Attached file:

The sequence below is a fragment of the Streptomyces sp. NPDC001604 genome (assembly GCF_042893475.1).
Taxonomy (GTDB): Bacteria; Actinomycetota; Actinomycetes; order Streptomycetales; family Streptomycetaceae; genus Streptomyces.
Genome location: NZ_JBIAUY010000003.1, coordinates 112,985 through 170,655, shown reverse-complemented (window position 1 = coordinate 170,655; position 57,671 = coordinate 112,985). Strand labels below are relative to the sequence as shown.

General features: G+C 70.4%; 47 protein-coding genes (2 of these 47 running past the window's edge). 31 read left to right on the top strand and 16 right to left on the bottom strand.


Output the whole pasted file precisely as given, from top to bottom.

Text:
The sequence below is a fragment of the Streptomyces sp. NPDC001604 genome (assembly GCF_042893475.1).
Taxonomy (GTDB): Bacteria; Actinomycetota; Actinomycetes; order Streptomycetales; family Streptomycetaceae; genus Streptomyces.
Genome location: NZ_JBIAUY010000003.1, coordinates 112,985 through 170,655, shown reverse-complemented (window position 1 = coordinate 170,655; position 57,671 = coordinate 112,985). Strand labels below are relative to the sequence as shown.

General features: G+C 70.4%; 47 protein-coding genes (2 of these 47 running past the window's edge). 31 read left to right on the top strand and 16 right to left on the bottom strand.